prior to the bringing of suit therefor in Janu[Ed. Note. For other cases, see Appeal and ary, 1912, and the agency terminated in 1908, Error, Cent. Dig. $$ 4187-4193, 4207; Dec. the agent was not guilty of laches, barring reDig. § 1056.*]

lief. 2. APPEAL AND ERROR (§ 1010*)-FINDINGS- [Ed. Note. For other cases, see Principal and CONCLUSIVENESS.

Agent, Cent. Dig. 88 216, 229-239; Dec. Dig. 8 The findings of the trial judge, who saw 89.*] and heard the witnesses, must stand, unless 7. PRINCIPAL AND AGENT ($ 82*)—BREACH OF plainly wrong.

CONTRACT-MEASURE OF DAMAGES. [Ed. Note.-For other cases, see Appeal and Where a manufacturer of automobiles, who Error, Cent. Dig. $$ 3979–3982, 4024; Dec. gave to an agent the exclusive right to sell auDig. § 1010.*]

tomobiles in specified territory for a commission 3. PRINCIPAL AND AGENT ($ 81*)—RIGHT TO of 20 per cent. of the list price, sold automo

COMMISSIONS-CONSTRUCTION OF CONTRACT biles in the territory below the list price, the -“AUTOMOBILES."

agent was entitled to recover the specified comWhere defendant, a manufacturer of au- mission on the list price on automobiles sold, tomobiles, who had made experiments with a less the expense which he would have incurred view of manufacturing taxicabs, gave the ex- in making the sales. clusive right to sell its automobiles to plaintiff [Ed. Note.-For other cases, see Principal and for a commission, and during the life of the Agent, Cent. Dig. $$ 216–219; Dec. Dig. § 82.*] agreement defendant manufactured taxicabs, and plaintiff negotiated for their sale, and the

Report from Superior Court, Suffolk Counmachines were actually delivered by defendant ty; John C. Crosby, Judge. to the purchasers, and plaintiff, after making Bill in equity by Charles J. Wier against such sales, repeatedly requested payment of the the American Locomotive Company and ancommission thereon, but defendant never promised to pay commissions, or admitted that they other, in which the Park Square Automobile were due, and while the contract was in force Station, a Maine corporation, was admitted sent out notices to agents who had similar con las a party plaintiff. The court made varitracts, stating that no commissions would be allowed on the sale of taxicabs. but no notice ous findings and rulings, embodied in a memwas received by plaintiff, and he had no knowl-orandum of rulings, findings of fact, and oredge thereof, a finding that the term "automo- der for decree, and reported the case to the biles" included taxicabs was justified; the word “automobiles" ordinarily including "taxicabs." Supreme Judicial Court for determination.

[Ed. Note.-For other cases, see Principal and Decree for plaintiff ordered. Agent, Cent. Dig. $8 194-214, 219, 223; Dec. The suit was begun in January, 1912. The Dig. § 81.*]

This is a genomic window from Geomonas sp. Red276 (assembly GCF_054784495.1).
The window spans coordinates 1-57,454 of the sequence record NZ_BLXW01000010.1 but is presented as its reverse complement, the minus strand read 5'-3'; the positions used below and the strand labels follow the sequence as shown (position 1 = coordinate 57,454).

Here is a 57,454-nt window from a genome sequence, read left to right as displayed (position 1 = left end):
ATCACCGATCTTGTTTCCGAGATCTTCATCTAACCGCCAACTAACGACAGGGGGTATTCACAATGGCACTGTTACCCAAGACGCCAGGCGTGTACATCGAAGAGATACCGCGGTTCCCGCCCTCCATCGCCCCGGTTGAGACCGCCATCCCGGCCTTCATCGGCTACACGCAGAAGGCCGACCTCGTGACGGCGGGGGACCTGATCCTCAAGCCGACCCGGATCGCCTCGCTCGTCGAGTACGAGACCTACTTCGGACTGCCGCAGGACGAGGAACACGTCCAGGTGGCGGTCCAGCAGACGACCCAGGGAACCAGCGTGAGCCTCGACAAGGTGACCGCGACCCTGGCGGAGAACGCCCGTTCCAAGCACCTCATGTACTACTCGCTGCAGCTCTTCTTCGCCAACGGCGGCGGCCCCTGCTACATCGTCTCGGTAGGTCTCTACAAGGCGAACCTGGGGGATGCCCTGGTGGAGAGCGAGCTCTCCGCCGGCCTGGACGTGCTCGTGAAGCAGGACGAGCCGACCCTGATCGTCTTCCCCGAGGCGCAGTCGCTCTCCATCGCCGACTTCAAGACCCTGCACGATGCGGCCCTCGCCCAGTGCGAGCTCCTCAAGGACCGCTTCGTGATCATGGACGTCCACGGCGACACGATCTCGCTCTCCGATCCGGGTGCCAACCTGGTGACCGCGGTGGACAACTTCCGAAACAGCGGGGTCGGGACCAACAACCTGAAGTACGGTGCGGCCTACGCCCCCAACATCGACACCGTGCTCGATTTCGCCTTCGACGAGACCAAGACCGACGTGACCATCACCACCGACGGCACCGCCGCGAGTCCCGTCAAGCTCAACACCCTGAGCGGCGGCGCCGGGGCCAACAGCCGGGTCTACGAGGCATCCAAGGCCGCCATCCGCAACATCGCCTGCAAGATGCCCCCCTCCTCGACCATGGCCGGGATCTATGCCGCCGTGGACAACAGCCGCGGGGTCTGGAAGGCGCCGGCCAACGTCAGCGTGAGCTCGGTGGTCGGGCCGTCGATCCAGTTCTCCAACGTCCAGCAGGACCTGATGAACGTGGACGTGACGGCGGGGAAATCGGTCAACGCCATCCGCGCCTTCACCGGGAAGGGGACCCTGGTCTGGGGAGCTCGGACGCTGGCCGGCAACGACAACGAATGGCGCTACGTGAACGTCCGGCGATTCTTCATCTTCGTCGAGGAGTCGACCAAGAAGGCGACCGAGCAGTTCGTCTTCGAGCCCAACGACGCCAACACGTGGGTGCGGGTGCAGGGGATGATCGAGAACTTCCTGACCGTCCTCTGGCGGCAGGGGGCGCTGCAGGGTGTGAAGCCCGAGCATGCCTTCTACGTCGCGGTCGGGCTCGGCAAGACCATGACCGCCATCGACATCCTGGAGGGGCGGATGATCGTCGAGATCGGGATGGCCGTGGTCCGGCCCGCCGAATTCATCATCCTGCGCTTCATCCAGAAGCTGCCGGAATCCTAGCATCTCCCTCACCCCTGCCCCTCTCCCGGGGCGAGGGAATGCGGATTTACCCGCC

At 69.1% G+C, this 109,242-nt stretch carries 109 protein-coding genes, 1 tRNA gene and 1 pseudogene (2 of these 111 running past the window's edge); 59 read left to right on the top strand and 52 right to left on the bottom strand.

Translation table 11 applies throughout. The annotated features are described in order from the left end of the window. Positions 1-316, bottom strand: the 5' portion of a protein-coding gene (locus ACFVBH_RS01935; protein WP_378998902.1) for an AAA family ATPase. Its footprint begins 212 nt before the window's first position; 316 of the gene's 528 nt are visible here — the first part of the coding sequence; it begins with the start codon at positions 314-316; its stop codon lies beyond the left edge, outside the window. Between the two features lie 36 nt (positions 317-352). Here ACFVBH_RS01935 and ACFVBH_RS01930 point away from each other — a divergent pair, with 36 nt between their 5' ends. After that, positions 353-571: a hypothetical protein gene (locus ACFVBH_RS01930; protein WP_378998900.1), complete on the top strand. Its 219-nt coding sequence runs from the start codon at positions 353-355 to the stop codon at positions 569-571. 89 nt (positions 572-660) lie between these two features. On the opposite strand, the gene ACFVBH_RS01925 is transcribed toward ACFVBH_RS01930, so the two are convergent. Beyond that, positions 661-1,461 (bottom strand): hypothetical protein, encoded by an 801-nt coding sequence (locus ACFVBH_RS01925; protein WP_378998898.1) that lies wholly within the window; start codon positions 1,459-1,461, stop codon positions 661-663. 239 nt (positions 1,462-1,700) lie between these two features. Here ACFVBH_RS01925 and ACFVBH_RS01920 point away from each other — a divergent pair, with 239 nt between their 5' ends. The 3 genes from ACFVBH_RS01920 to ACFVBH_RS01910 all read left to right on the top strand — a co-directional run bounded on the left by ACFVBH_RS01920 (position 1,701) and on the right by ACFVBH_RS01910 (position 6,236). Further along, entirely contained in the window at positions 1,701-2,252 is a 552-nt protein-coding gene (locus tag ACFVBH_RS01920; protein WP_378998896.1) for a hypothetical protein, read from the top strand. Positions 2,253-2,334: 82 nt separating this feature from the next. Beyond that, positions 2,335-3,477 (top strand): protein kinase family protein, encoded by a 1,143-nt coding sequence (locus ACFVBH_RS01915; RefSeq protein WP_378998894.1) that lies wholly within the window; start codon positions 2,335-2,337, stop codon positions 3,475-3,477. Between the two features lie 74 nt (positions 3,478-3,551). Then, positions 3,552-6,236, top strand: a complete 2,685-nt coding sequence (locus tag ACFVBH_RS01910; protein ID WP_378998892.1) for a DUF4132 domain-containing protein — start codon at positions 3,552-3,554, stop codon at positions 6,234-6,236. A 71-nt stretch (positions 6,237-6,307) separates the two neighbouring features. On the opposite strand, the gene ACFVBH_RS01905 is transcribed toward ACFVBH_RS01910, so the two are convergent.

contract referred to was made January 2, 4. CONTRACTS ($ 155*)-CONSTRUCTION-MEAN-1908, and should continue until October 31, ING OF WORDS.

The words of a contract, if doubtful, must 1908, unless sooner terminated by either parbe construed most strongly against the party ty on notice. preparing the contract under the direction of

Sawyer, Hardy & Stone, of Boston (Edits general counsel.

[Ed. Note.-For other cases, see Contracts, ward C. Stone, of Boston, of counsel), for Cent. Dig. § 736; Dec. Dig. § 155.*]

plaintiff. R. G. Dodge and F. W. Johnson, 5. ACCOUNT STATED ($ 4*)--PRINCIPAL AND both of Boston, for defendant.


DE COURCY, J. It is not now in dispute Where the manager of a corporation, given that the real parties in this case are the the exclusive right to sell a manufacturer's automobiles, frequently demanded payment of Park Square Automobile Station, a Maine commissions on taxicabs sold, and the manu- corporation herein referred to as the plaintiff, facturer had no reason to believe that the right and the American Locomotive Company, a to the commissions was waived or abandoned, a subsequent agreement between the manufac- New York corporation hereinafter referred turer and the owner of all the stock of the cor- to as the defendant. The question involved poration, which fixed the amount of the claim in the trial was whether the plaintiff is enof the manufacturer against the corporation, titled to damages, and if so, how much, on while the assets of the corporation included no claim against the manufacturer, did not amount account of an alleged breach of a certain to an account stated, so as to preclude the cor- contract, whereby the plaintiff was given the poration from recovering commissions, nor op-exclusive right of sale of the defendant's auerate as an estoppel against the corporation; it not appearing that the owner of the stock tomobiles in certain counties of Massachuhad any knowledge of the taxicab transactions setts for a given period, and the defendant which might bind the corporation.

agreed not to sell such automobiles within [Ed. Note. For other cases, see Account Stat- that territory except to the plaintiff. The ed, Cent. Dig. SS 14, 15; Dec. Dig. $ 4;* Principal and Agent, Cent.' Dig. $$ 191-214, 219, contract was executed January 1, 1908, be223; Dec. Dig. $ 81.*]